Is a Calorie a Calorie? (Recipe: Peanut Butter Cup Cookies)

According to the laws of thermodymanics, yes, all calories are created equal (at least on paper).

However, the way the body breaks down carbohydrates, protein and fat, the three main sources of calories in our diet (four if you count alcohol), and the effect they have on our bodies differ greatly.

Let’s start with fats. Fats slow digestion, deliver important fat-soluble vitamins to the body, and provide important building blocks for every one of our cells. All dietary fats provide about 9 calories per gram but, as you likely already know, some fats are better for our health than others. For example, polyunsaturated omega-3 fats, found in foods like wild salmon and flaxseed, have protective, anti-inflammatory properties, whereas artificial trans fats have been linked to increased inflammation and heart disease.

Protein. Protein also keeps us feeling fuller for longer by slowing digestion, but its primary role in the body is to maintain and build new cells. All proteins provide about 4 calories per gram but there are higher quality proteins, which may reduce appetite and optimize muscle repair and recovery (think: fish or eggs), and lower quality proteins (think: hamburger meat) that are loaded with branched-chain amino acids, which have been linked to metabolic disease and insulin resistance.

Carbs. Carbohydrates are by far the most complex mostly because our bodies use the different types of carbohydrates (such as fiber, starch and sugar) in very different ways. Carbohydrates are used by the body as a quick source of energy, particularly for the brain, liver and muscles. All carbohydrates (with the exception of fiber, which our body can’t digest) provide 4 calories per gram. Though not a source of calories, fiber is considered a high-quality carbohydrate since it slows digestion (thus making you feel fuller, longer) and can moderate the absorption of other nutrients, like sugar. These include fruits, vegetables, whole grains and legumes.

As you can see, a calorie of carbohydrate is not the same as a calorie from fat or protein, nor are all carbohydrate calories created equal. As a general rule of thumb, it is recommended that you consume the majority of your calories from minimally or unprocessed whole foods. The recipe I’m sharing in this post does not fit into that category.

In other news, I know you want to see the last of my SF pictures! The last of my pictures are from Point Lobos. We went here with A’s aunt and uncle for part of our day trip. The walk was a lot of fun and it even got fairly toasty! We got to see a whale out in the ocean along with a lot of sea lions! It is a really neat place!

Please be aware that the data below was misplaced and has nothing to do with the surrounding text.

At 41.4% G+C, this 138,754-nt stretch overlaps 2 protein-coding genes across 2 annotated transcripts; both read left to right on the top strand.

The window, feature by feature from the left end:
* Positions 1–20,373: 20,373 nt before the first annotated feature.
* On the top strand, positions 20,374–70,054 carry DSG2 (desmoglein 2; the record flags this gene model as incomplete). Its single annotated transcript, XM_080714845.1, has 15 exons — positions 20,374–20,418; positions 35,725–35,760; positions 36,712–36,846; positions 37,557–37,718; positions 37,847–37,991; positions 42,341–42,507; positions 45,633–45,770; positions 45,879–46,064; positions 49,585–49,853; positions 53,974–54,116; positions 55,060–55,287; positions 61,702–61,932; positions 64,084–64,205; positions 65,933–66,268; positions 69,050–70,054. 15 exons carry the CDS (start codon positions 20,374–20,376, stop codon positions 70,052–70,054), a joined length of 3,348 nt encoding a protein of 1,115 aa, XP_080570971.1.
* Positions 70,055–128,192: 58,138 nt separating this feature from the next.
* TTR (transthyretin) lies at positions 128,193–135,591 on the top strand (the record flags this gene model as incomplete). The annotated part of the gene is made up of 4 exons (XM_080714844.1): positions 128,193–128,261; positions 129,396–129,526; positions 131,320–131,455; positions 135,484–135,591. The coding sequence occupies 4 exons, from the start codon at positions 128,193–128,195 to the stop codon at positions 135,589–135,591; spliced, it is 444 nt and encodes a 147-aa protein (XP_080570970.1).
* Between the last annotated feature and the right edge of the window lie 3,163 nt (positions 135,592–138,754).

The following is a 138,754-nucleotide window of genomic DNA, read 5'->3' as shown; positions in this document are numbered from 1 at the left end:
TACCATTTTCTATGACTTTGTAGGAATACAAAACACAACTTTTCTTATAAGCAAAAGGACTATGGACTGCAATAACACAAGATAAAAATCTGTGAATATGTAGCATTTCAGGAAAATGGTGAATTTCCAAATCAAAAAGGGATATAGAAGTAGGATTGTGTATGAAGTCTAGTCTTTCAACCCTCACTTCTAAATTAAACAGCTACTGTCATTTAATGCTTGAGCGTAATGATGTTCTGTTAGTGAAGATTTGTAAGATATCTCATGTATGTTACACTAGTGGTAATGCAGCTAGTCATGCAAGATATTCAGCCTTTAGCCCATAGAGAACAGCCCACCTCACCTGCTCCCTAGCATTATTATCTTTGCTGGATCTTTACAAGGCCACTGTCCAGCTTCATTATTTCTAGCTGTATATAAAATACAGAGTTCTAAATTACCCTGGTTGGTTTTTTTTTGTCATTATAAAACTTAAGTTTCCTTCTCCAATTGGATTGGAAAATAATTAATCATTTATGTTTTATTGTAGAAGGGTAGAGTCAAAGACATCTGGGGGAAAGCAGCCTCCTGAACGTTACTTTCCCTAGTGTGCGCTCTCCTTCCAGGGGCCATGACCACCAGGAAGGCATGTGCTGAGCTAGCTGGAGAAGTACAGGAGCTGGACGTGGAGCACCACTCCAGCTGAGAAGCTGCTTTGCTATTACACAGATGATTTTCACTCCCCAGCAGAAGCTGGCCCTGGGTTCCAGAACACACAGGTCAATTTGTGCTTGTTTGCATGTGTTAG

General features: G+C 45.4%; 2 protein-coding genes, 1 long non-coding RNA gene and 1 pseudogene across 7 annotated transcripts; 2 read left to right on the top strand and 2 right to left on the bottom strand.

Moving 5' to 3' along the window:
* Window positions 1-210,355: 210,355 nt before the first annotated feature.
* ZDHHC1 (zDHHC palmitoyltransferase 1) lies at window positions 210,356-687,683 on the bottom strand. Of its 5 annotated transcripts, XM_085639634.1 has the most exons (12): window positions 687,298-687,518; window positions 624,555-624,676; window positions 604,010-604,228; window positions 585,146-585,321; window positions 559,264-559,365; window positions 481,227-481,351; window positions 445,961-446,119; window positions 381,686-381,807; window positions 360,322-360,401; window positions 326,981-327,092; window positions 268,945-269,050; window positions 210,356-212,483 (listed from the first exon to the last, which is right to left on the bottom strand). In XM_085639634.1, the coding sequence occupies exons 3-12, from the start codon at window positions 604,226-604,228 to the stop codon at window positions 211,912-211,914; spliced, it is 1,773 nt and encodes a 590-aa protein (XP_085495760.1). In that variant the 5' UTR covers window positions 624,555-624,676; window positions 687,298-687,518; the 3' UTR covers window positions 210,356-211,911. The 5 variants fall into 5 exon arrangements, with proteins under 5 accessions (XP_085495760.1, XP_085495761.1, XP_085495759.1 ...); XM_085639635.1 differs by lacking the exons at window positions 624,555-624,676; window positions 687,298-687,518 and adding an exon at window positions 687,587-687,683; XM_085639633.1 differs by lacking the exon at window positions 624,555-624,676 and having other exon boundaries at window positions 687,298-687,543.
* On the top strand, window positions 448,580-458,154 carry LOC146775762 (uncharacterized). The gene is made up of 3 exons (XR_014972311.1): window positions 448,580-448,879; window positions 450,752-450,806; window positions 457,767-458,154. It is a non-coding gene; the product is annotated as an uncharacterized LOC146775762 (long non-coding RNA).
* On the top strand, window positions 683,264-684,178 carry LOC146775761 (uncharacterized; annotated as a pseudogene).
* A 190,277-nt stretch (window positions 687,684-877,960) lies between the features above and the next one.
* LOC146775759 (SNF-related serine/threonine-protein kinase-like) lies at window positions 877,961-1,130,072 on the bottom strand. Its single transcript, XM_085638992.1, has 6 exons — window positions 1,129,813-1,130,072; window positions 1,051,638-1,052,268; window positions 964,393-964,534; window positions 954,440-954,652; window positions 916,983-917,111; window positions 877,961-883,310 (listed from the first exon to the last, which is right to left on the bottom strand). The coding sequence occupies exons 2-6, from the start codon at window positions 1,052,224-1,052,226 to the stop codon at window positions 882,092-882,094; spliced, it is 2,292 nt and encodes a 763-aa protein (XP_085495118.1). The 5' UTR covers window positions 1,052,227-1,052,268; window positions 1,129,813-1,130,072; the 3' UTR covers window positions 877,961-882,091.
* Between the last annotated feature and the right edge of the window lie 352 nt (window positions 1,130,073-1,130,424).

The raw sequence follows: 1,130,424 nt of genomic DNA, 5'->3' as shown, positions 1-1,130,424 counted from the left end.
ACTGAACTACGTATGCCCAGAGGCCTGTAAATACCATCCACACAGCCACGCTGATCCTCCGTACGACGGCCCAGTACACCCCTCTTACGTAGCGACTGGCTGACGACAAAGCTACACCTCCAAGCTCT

DSC_0761 DSC_0762 DSC_0777 DSC_0781 

Oh, and I failed to mention that the Oatmeal Raisin Spice Cookies from Boudin are simply amazing. Some of the best I have ever had.

1 year ago: Why All Runners Should Indulge in Carbs (Recipe: Ultimate Fudgy Brownies)

Quote of the Day:

“The world is full of magic things, patiently waiting for our sense to grow sharper.” -W. B. Yeats

So, we had a flyball tournament last weekend. I was sick for most of it which was a bummer. And then Callie got sick Saturday which was an even bigger bummer. However, we have three vets on our team who were fantastic! They took care of Callie like she was one of their own. So, while it rained all weekend (which often makes flyball miserable), we still managed to have a good time. Envy got a title (FdCH-gold)! Woohoo! She ran a 3.8 on Saturday, too! I will give you the official stats once I get them from Geoff; however, these cookies were a hit and were devoured right away. I made them because I was trying not to snack over the weekend and we all know I don’t like peanut butter.

Peanut Butter Cup Cookies

Peanut Butter Cup Cookies


  • 1¾ cups all-purpose flour
  • ½ teaspoon salt
  • 1 teaspoon baking soda
  • ½ cup butter, softened
  • ½ cup white sugar
  • ½ cup peanut butter
  • ½ cup packed brown sugar
  • 1 egg, beaten
  • 1 teaspoon vanilla extract
  • 2 tablespoons milk
  • about 30-40 miniature Reese’s butter cups, unwrapped


  • Preheat oven to 375 degrees F (190 degrees C). Whisk together the flour, salt and baking soda in a medium bowl; set aside.
  • Cream together the butter, sugar, peanut butter and brown sugar until fluffy. Beat in the egg, vanilla and milk. Add the flour mixture; mix well. Shape into 1 inch balls and place each into an ungreased mini muffin pan (I sprayed mine because I was paranoid).
  • Bake at 375 degrees for about 8 minutes. Remove from oven and immediately press a mini peanut butter cup into each ball. Cool and carefully remove from pan.

Courtesy of The Girl Who Ate Everything

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